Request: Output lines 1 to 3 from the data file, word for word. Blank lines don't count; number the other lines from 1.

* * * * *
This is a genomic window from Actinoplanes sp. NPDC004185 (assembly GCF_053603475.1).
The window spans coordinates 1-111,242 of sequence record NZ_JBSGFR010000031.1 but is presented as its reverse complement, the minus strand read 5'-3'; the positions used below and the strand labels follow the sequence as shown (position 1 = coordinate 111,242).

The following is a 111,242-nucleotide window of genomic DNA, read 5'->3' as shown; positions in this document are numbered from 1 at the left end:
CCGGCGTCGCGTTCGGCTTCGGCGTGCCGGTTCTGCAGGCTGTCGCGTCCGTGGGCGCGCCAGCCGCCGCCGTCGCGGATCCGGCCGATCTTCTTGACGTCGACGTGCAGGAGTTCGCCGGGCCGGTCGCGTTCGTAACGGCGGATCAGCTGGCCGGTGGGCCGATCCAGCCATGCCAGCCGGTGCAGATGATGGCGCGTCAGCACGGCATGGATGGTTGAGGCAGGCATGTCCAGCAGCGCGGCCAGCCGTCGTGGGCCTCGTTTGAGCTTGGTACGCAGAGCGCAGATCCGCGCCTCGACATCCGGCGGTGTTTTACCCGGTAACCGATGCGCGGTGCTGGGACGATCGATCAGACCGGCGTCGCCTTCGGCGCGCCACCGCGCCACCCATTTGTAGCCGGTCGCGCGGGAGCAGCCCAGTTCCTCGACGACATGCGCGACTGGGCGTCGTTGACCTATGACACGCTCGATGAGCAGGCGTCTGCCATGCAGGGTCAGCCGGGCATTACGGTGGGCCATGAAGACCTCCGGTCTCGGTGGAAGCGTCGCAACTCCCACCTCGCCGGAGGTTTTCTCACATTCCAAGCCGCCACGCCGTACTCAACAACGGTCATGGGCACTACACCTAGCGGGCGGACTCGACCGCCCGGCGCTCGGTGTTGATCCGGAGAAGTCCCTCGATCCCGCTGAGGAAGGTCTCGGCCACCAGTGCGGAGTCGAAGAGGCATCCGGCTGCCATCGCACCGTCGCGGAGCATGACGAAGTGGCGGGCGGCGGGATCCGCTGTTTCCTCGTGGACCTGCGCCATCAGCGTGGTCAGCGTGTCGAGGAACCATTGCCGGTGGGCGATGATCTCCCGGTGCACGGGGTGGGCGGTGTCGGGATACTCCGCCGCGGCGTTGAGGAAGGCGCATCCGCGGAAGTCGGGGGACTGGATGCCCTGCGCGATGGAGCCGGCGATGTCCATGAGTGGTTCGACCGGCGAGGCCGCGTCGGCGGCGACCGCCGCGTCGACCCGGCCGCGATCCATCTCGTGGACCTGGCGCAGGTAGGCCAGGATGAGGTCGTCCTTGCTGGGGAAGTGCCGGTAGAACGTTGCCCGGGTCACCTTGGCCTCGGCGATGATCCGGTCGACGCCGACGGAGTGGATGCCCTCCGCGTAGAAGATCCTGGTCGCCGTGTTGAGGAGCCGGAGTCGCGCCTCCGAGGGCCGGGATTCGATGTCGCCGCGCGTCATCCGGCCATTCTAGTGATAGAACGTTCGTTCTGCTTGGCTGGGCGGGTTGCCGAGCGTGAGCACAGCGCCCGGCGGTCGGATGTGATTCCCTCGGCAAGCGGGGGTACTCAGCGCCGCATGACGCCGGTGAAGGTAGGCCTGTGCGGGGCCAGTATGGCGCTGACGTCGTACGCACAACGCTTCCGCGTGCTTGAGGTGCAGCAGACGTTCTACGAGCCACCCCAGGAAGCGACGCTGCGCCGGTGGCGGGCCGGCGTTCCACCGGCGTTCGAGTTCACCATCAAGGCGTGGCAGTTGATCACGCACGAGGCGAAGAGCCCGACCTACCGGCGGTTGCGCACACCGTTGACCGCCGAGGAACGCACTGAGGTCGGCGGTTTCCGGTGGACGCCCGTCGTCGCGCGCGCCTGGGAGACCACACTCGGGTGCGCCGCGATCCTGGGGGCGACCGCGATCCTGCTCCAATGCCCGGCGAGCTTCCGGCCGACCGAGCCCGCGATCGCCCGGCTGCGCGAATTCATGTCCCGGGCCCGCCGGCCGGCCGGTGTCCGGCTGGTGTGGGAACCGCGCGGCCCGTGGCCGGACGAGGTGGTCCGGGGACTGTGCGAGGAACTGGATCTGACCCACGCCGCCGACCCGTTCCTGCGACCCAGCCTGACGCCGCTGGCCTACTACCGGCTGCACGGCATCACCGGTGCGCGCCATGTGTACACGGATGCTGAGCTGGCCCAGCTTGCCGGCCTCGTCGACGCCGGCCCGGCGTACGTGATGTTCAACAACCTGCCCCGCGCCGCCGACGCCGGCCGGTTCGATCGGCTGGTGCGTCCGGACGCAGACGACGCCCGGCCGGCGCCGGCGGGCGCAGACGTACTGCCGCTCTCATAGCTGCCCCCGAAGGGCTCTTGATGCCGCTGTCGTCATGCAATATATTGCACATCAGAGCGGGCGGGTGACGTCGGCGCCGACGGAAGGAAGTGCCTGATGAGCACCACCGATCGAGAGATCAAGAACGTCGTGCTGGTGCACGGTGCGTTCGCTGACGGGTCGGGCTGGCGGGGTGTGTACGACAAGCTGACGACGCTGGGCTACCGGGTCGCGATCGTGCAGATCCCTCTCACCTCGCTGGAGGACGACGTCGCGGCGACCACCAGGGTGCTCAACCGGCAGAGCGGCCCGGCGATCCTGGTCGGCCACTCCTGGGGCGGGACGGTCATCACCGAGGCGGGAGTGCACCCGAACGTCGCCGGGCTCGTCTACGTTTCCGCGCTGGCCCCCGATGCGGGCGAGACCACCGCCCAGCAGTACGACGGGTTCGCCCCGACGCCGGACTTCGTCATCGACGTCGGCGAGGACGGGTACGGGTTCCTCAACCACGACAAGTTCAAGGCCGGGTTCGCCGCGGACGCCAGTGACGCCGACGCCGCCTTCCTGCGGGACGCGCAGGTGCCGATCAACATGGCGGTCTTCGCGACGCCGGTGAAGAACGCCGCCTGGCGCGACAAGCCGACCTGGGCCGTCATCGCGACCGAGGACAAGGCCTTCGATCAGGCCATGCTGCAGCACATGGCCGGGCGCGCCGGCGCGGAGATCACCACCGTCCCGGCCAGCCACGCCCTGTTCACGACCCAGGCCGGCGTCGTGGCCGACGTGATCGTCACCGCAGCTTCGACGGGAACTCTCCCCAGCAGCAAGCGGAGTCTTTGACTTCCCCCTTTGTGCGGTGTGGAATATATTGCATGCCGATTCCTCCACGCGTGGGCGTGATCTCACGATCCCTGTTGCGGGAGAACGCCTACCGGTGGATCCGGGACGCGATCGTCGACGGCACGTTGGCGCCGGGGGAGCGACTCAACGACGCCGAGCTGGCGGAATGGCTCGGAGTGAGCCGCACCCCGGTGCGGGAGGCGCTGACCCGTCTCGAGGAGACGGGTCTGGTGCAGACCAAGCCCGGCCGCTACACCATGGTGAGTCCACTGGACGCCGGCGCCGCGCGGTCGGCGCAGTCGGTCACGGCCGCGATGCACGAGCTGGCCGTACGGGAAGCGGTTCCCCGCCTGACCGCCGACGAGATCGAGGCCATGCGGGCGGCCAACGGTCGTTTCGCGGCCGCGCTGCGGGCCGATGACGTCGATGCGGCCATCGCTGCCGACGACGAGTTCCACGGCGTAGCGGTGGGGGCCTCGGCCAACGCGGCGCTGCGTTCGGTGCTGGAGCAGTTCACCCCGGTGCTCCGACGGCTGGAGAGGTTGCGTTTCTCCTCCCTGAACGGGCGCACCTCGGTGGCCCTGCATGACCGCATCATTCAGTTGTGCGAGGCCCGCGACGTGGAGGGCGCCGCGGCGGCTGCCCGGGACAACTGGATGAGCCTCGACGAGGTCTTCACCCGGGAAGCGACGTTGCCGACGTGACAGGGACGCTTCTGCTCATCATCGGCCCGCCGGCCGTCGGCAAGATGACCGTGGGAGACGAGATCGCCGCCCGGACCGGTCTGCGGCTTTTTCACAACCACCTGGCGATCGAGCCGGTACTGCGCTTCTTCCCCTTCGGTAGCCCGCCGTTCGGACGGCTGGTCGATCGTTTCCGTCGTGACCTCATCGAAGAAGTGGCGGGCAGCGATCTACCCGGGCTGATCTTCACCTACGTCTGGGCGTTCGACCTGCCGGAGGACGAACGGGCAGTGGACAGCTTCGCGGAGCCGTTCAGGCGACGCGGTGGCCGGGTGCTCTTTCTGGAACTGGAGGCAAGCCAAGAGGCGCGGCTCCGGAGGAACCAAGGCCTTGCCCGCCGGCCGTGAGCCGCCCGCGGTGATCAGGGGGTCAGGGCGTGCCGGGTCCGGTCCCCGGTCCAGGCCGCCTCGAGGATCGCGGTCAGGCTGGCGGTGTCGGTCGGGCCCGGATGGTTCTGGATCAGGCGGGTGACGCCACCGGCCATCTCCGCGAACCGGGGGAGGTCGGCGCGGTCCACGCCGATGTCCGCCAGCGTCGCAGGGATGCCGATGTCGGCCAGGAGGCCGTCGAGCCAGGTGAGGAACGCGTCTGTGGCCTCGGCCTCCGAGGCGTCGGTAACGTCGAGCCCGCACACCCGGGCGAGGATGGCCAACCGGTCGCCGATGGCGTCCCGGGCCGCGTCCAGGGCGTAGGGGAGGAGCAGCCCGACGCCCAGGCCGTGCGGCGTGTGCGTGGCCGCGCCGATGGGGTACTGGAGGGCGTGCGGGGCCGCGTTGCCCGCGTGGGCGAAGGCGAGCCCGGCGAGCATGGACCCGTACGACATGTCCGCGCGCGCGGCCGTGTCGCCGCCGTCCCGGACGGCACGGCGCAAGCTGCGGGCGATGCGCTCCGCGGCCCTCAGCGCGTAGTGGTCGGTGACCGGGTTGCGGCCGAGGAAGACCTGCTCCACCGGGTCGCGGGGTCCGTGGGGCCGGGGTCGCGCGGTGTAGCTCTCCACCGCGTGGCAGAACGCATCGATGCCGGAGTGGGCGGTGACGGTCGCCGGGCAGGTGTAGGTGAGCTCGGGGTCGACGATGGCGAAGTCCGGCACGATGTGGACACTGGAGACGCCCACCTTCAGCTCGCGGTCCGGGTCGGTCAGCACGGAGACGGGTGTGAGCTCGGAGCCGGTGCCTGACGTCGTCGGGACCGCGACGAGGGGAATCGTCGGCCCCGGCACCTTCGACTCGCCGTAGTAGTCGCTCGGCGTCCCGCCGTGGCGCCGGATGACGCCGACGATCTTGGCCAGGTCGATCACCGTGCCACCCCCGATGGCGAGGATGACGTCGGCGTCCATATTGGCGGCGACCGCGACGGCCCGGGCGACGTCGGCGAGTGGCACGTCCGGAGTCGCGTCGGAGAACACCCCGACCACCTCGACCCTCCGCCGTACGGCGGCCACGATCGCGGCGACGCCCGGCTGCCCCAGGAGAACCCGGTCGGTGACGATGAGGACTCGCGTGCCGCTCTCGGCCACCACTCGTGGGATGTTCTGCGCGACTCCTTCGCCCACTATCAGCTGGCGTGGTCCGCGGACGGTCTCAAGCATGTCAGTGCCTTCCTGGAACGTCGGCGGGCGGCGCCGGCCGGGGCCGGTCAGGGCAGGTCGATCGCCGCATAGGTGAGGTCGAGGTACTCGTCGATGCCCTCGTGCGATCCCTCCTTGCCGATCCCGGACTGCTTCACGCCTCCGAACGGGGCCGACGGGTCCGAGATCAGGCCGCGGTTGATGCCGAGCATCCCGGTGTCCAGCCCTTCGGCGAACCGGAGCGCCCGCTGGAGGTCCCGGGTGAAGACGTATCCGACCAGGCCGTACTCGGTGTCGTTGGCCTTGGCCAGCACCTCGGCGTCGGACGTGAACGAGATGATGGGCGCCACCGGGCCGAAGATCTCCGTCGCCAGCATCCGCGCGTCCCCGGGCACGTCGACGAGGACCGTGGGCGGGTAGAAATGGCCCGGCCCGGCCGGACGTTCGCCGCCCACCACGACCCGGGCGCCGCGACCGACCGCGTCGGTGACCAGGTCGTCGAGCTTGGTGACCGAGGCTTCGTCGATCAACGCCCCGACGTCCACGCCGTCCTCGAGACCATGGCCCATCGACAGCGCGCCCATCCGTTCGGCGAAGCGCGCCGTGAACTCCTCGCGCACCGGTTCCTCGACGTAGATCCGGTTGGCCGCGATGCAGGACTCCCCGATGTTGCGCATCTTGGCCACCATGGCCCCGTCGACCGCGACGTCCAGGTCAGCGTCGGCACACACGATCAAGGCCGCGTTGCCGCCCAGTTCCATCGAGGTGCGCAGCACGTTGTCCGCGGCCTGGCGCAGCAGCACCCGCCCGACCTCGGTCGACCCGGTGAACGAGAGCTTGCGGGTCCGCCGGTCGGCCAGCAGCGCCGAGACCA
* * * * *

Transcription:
This is a genomic window from Actinoplanes sp. NPDC004185 (assembly GCF_053603475.1).
The window spans coordinates 1-111,242 of sequence record NZ_JBSGFR010000031.1 but is presented as its reverse complement, the minus strand read 5'-3'; the positions used below and the strand labels follow the sequence as shown (position 1 = coordinate 111,242).

The following is a 111,242-nucleotide window of genomic DNA, read 5'->3' as shown; positions in this document are numbered from 1 at the left end: